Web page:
Asean is not oblivious to these new challenges. A number of constructive proposals remain on its multilateral cooperation agenda.

CUES was expanded last year to include all members of the Asean Defence Ministers Meeting Plus (ADMM-Plus), a forum that consists of Asean countries’ defence ministers and their counterparts from Australia, China, India, Japan, New Zealand, South Korea, Russia and the United States.

Since 2013 ADMM-Plus has actively conducted multilateral maritime exercises that largely focus on non-traditional security challenges, such as terrorism.

Singapore Minister for Defence, Ng Eng Hen, was instrumental in the signing last week of the world’s first multilateral air guidelines aimed at preventing skirmishes between military aircraft over the sea.

Termed Game — Guidelines for Air Military Encounters — reports earlier this week said that the eight Plus members of the ADMM are currently considering whether they will sign up to Game, as they did to Cues last year.

Meanwhile, on October 22 the the maritime field training component of the inaugural Asean–China maritime exercise got underway following a tabletop component in August.

China first raised the concept of such an exercise at an ‘informal’ meeting of Chinese and Asean defence officials in 2015. Joint maritime exercises between Asean and the United States are also being discussed.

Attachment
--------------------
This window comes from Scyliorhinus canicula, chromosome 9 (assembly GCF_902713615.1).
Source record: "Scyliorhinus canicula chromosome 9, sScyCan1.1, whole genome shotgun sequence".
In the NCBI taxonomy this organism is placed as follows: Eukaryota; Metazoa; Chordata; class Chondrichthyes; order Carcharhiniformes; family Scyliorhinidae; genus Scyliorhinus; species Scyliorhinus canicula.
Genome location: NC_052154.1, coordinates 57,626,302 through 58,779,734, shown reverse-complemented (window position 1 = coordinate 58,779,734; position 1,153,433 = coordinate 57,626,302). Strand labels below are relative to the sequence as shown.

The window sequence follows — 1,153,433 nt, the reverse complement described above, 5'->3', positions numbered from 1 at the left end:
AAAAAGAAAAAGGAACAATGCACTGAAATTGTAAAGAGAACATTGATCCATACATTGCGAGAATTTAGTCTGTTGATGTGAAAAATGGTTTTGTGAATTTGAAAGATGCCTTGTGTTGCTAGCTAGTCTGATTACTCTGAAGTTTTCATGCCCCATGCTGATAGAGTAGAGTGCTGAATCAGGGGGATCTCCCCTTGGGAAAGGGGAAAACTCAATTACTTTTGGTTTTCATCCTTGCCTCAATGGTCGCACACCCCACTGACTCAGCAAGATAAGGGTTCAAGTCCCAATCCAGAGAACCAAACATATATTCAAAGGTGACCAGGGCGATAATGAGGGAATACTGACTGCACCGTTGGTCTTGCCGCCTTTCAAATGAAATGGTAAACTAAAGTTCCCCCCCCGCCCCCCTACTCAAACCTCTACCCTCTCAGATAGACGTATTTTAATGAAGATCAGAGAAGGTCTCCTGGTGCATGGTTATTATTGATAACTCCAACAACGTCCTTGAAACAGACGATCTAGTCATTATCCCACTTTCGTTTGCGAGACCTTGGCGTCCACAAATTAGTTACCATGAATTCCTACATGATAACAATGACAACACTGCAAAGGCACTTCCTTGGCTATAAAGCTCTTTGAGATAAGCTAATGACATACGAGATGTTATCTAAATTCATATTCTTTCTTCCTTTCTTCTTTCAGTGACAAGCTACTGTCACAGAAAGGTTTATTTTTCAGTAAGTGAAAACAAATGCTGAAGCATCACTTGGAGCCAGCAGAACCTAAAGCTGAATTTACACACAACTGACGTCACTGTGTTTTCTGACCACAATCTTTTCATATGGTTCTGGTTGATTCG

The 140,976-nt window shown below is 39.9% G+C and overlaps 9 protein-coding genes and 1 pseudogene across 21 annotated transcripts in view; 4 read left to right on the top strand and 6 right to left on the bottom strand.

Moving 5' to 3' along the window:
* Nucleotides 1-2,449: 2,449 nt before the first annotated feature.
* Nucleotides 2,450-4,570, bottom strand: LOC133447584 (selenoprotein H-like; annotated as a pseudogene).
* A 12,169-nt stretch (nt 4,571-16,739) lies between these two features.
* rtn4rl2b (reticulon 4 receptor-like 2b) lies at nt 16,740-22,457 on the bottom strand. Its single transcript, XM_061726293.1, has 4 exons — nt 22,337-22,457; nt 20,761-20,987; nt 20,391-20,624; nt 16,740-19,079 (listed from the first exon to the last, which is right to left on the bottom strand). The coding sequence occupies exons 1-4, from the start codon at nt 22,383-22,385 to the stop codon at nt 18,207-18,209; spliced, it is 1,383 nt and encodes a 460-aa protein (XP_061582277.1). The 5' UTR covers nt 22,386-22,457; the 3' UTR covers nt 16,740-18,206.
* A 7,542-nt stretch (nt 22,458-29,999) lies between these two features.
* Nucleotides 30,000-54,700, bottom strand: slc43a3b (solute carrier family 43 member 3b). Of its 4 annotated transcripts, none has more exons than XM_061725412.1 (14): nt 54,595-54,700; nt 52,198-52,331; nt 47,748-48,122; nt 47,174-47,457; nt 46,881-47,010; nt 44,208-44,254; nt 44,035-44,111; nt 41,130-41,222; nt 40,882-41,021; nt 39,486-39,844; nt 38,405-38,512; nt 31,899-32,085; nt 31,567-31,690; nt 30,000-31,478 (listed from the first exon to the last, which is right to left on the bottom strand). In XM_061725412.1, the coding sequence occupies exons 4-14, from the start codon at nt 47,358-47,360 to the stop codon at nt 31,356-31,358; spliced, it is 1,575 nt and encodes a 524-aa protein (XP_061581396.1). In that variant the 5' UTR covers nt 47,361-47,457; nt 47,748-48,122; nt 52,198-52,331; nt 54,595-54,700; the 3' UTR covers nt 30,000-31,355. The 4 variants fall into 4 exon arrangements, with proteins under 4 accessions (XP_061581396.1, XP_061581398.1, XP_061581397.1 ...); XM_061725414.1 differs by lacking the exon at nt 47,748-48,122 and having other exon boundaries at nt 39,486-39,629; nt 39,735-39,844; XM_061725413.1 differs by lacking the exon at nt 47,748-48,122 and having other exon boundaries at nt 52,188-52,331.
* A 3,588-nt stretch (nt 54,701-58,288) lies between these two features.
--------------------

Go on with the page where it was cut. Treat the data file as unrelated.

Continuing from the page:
Asean-China military ties

Several Asean states already participate in exchanges or joint drills with China, including the Philippine Coast Guard (PCG) and the navies of Malaysia, Indonesia, Thailand, and Singapore.

Asean now faces far more serious challenges in maintaining a central role in securing its own maritime spaces. Beijing has been offering itself to its neighbours in a new role, as a provider of regional public goods, including maritime security. This is logical given China’s legitimate interests in this area as a state with long coasts that face the South China Sea.

But strategic distrust continues to get in the way of Southeast Asia’s receptivity. China has yet to successfully persuade other states that it will play by international rules and conventions. This mistrust was exacerbated by China’s rejection of the 2016 arbitral award in a case filed by the Philippines.